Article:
The aim of this study was to retrospectively review the clinical presentation, the roles of surgery and adjuvant therapy, and the treatment-related morbidity in children with a ganglioglioma in the posterior fossa and to try and determine the prognostic factors.
Between 1991 and 2006, 10 children were treated for a posterior fossa ganglioglioma at the authors' institution. The mean age of the children, the duration of symptoms prior to diagnosis, and the follow-up were 8.2, 2.4, and 3.9 years, respectively. Nine of the children presented with symptoms of raised intracranial pressure. Preoperative imaging showed enhancement in all patients; in eight it was in a patchy distribution. The operations consisted of radical resection (> 75%) in seven children, biopsy in two, and a total macroscopic excision in one.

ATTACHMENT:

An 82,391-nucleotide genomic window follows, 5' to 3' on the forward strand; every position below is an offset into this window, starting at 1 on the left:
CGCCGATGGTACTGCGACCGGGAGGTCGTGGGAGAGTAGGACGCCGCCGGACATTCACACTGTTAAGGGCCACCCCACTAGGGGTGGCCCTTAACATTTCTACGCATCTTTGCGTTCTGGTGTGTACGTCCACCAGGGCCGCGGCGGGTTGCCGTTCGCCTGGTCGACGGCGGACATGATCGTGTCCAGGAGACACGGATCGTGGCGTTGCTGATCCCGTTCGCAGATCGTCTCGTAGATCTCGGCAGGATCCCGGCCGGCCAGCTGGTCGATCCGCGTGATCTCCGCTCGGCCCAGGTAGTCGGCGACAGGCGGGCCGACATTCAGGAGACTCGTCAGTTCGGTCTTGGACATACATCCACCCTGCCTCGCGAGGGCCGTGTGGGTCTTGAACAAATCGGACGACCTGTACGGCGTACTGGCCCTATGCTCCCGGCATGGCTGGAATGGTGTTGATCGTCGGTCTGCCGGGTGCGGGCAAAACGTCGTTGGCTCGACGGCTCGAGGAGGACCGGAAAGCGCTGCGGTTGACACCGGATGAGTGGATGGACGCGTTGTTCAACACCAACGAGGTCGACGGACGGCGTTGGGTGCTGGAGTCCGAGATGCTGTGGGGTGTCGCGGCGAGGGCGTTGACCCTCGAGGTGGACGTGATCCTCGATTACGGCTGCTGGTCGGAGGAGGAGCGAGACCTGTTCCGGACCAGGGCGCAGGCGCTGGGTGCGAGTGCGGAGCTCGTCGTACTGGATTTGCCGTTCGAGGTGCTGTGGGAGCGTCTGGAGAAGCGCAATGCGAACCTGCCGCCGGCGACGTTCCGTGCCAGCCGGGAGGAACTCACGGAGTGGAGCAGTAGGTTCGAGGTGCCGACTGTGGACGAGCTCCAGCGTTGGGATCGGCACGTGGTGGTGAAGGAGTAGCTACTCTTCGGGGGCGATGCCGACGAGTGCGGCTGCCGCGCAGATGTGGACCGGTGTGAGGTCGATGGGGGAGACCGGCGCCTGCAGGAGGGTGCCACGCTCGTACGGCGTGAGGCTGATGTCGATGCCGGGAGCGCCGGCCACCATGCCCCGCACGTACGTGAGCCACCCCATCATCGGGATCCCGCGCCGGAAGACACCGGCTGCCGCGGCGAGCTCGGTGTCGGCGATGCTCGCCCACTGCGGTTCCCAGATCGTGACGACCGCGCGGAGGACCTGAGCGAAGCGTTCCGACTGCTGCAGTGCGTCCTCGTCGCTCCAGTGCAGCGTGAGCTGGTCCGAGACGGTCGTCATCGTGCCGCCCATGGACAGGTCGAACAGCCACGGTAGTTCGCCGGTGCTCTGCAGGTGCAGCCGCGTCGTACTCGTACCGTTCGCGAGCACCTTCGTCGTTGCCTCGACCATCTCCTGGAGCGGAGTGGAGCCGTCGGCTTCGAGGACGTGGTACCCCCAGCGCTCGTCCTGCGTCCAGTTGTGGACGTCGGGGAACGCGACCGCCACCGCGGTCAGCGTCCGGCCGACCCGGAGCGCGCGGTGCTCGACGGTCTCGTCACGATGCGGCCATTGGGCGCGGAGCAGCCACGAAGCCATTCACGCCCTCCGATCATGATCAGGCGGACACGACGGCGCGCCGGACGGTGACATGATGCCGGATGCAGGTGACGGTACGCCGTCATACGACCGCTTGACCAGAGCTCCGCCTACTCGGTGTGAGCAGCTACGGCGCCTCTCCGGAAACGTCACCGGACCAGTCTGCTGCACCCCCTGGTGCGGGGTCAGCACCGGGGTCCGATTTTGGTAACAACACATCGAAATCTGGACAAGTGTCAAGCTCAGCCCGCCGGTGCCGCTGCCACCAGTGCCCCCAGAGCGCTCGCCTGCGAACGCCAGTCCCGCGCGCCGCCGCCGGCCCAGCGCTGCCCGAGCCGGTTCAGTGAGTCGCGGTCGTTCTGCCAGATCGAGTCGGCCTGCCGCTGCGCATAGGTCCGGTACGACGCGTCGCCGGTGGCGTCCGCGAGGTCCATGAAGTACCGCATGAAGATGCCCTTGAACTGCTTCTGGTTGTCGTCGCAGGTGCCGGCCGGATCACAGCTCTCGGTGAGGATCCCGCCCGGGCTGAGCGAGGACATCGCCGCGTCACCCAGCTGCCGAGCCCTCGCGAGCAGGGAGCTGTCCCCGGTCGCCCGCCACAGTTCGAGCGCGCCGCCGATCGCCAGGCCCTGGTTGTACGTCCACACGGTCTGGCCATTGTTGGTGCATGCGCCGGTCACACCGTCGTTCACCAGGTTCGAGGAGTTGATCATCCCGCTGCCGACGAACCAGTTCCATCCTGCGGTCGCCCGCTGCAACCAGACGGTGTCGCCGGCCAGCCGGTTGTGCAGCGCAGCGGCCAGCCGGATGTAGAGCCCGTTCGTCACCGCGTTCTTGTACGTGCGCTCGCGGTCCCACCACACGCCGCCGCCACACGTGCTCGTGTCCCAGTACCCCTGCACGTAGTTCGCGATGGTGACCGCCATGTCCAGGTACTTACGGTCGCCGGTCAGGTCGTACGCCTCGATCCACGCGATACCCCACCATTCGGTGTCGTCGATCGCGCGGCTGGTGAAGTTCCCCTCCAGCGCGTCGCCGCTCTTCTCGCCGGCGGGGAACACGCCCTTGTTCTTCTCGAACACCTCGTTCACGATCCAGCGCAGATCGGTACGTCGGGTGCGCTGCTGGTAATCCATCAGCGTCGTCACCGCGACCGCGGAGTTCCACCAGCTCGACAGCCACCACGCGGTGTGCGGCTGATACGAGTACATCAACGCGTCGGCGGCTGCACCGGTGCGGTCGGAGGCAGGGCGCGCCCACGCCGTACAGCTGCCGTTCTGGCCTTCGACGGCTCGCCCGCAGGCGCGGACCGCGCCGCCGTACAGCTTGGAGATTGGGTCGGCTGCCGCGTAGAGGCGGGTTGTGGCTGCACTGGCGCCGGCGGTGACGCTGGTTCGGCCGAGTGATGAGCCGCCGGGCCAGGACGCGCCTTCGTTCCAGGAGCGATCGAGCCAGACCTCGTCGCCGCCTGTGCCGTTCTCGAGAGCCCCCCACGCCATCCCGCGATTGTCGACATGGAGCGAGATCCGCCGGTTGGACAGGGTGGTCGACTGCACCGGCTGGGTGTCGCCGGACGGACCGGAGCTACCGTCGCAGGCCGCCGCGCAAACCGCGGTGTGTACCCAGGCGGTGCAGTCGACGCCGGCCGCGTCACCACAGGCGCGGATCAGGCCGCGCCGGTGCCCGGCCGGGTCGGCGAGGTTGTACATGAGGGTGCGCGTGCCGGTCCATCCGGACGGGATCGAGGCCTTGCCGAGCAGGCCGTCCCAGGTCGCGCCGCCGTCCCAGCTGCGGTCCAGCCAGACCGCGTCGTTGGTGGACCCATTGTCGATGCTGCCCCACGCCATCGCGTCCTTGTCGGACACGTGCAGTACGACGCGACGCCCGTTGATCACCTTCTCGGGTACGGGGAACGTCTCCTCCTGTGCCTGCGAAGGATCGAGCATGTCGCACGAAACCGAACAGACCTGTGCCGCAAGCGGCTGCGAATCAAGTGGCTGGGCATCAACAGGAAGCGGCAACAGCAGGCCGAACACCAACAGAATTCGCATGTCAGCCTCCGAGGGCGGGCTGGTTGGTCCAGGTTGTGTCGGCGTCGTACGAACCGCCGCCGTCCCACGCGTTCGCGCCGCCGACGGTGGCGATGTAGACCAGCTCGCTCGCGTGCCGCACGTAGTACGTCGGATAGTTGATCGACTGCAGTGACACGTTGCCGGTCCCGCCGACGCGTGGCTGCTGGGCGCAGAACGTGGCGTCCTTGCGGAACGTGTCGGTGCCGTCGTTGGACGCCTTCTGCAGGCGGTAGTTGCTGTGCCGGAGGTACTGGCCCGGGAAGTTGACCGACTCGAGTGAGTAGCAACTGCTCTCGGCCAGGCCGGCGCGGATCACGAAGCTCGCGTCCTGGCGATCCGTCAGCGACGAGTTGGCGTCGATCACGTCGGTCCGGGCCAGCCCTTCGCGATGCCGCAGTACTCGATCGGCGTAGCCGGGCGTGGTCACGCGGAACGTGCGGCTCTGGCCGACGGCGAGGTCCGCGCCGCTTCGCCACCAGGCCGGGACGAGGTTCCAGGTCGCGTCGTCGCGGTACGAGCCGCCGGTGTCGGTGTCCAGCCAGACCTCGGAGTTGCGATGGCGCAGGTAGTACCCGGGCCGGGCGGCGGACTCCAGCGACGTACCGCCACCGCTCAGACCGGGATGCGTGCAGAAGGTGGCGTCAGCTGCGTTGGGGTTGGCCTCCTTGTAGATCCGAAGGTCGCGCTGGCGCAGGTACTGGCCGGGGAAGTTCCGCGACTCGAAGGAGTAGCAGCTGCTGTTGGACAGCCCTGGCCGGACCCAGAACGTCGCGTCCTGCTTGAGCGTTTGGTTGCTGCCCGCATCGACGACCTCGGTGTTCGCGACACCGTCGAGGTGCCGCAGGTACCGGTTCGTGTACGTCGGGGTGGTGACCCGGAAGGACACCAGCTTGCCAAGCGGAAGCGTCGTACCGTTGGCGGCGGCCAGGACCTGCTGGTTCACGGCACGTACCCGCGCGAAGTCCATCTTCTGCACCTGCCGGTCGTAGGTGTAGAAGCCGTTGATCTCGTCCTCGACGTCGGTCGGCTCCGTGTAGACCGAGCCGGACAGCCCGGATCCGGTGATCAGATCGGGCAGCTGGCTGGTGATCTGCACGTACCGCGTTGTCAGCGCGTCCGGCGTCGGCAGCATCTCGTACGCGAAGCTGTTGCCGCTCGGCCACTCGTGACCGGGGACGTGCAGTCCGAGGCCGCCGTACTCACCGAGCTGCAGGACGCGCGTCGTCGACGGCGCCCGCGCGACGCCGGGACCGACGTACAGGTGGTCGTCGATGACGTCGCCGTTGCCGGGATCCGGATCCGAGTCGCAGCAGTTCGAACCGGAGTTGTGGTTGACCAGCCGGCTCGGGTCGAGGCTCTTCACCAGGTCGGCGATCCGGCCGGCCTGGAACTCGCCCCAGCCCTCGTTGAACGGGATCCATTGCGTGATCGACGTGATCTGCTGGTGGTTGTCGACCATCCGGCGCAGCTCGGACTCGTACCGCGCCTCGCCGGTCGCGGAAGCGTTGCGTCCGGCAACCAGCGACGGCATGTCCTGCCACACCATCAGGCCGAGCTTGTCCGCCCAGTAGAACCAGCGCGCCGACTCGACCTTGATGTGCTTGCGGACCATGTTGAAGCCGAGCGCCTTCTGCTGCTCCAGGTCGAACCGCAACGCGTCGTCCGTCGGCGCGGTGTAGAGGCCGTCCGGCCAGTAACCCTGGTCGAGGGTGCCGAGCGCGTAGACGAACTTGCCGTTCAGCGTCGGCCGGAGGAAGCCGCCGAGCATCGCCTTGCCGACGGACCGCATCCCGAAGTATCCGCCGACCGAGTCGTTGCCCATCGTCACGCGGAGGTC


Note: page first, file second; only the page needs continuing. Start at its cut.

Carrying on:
The surgical procedure did not cause deterioration in the neurological condition in any of the children. There was no recurrence in the child who underwent total macroscopic excision of the tumor, and there has been no tumor progression in three children, two of whom have had no evidence of enhancement of the postoperative residual tumor. The tumor has progressed in six children, requiring further surgery in three, chemotherapy in four, and radiotherapy and second-line chemotherapy in one child to control the tumor.
The imaging of gangliogliomas in the posterior fossa showed patchy enhancement. The patients in whom it was possible to achieve a radical resection, aimed at removing at least the enhancing portion of the tumor, have not required further treatment. A second excision, for progressive tumors, is an effective adjuvant therapy.